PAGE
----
One of the amazing elements of my work is to personally share the NVR journey the parent / carer undertake whilst I work with them. I am explicitly involved in areas of their world that perhaps no other is permitted, the highs and lows, the tears and joy that each family embrace whilst embedding NVR into their world.
Every family is unique and special with their background history of events that has led them to use NVR as a therapy to support change. I treat each family with the respect they deserve, entrusting them each week to embrace something new which can be considered counterproductive and against their core values and beliefs.
Working with fathers in NVR has been an area of real interest for me. I seem to have had more success in getting fathers through the therapy room using NVR than within my family therapy practice; perhaps it is the language of ‘non-violence’, the doing approach, or perhaps it is just desperation and impotence that falls on fathers when their child is violent and they can do nothing to protect their family.
So what makes the parents shift from despair to hopefulness? Does the answer lie in the practitioner? Is it because home life has become so desperate that all else fails so NVR is the only hope? Is it now or never? Where does the courage to shift come from? Is it the first small sign of change that supports and encourages the parents to begin the slow journey of NVR? Part of the journey is reflection in oneself. How do I become non-violent? What parent do I wish to be? How do I want my relationship with my child to look? All these thoughts are considerations to change and beginning the cycle of change.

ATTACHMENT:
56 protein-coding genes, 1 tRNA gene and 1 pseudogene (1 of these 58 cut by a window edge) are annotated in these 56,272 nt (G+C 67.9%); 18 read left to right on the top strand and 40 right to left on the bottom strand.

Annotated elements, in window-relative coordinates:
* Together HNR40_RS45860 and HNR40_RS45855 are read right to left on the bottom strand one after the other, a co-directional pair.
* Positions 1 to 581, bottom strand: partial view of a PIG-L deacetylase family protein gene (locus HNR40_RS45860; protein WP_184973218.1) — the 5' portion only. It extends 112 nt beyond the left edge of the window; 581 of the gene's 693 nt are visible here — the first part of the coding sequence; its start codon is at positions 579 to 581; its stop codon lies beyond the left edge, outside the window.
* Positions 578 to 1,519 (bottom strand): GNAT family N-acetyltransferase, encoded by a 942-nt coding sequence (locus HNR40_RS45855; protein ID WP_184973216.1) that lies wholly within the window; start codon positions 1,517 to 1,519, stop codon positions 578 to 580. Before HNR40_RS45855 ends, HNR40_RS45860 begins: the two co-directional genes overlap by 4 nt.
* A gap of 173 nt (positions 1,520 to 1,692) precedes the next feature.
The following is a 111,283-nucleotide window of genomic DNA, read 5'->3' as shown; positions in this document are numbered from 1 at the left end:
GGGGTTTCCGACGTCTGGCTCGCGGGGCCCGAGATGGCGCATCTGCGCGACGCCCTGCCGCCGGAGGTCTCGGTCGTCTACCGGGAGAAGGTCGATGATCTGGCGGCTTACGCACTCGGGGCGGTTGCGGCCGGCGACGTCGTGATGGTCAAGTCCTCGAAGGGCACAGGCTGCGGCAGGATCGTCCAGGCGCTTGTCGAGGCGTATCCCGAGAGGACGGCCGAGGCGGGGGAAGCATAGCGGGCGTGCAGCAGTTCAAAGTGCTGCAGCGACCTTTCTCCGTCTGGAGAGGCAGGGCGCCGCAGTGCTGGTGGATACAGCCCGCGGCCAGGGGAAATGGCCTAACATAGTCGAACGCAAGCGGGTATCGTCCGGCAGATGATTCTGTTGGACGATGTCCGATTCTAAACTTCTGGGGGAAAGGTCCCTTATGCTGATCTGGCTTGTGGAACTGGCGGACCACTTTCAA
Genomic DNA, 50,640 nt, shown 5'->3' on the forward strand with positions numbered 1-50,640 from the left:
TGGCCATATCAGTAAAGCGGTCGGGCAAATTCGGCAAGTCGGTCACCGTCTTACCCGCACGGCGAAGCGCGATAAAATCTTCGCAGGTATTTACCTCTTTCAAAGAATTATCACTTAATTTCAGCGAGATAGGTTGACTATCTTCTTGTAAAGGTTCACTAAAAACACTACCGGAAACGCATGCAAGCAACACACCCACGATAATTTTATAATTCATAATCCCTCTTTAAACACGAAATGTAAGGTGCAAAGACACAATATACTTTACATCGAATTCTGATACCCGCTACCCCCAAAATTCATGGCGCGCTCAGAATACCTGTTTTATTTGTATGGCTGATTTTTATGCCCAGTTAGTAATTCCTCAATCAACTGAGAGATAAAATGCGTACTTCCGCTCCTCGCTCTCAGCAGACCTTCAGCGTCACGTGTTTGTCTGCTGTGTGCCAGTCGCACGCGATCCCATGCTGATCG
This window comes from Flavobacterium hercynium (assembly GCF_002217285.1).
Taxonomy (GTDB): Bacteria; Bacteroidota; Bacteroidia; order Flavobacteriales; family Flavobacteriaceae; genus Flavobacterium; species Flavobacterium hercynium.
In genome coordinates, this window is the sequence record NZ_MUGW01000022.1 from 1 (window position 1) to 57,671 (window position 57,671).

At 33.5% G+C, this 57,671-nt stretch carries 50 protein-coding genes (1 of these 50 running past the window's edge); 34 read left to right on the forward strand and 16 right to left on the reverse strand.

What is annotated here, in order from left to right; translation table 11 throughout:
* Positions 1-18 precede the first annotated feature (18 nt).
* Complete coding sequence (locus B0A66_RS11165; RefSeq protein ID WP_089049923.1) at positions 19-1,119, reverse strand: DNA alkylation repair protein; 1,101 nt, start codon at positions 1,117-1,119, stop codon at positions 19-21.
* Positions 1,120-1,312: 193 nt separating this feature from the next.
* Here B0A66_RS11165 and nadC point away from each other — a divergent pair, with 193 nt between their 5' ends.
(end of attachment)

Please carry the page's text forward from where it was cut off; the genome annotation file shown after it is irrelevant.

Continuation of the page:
After an interesting session with an adopted parent, who has spent 20 months committing to her relationship with NVR and developing presence with her 14 year old son.
“Can you use NVR with autism?” …I was asked during some in-service training abroad “…because when we were first trained in NVR, we were told you cannot, that people on the autistic spectrum don’t have the social capacity.” I’m glad we missed out on that warning in the UK; many families with children on the autistic spectrum have benefitted from the introduction of nonviolence to their family life – families with young people who were showing aggressive, violent behaviour, and/or those families whose children were anxious and socially withdrawn, spending their nights on the internet and refusing school.
This is the first nonviolent blog. The Nonviolent Blog will attempt to be topical whenever possible, while casting a light on different aspects of nonviolence. Hardly a topic has received as much attention throughout the history of writing as violence – but very little has been written to date about nonviolence, which is generally just seen as the absence of physical force. It is even a struggle to find the right name for it – the word “nonviolence” is merely the negation of violence. A future blog will focus on the language and definition of nonviolence. For now, it shall suffice to say that each blog will open another perspective on nonviolence.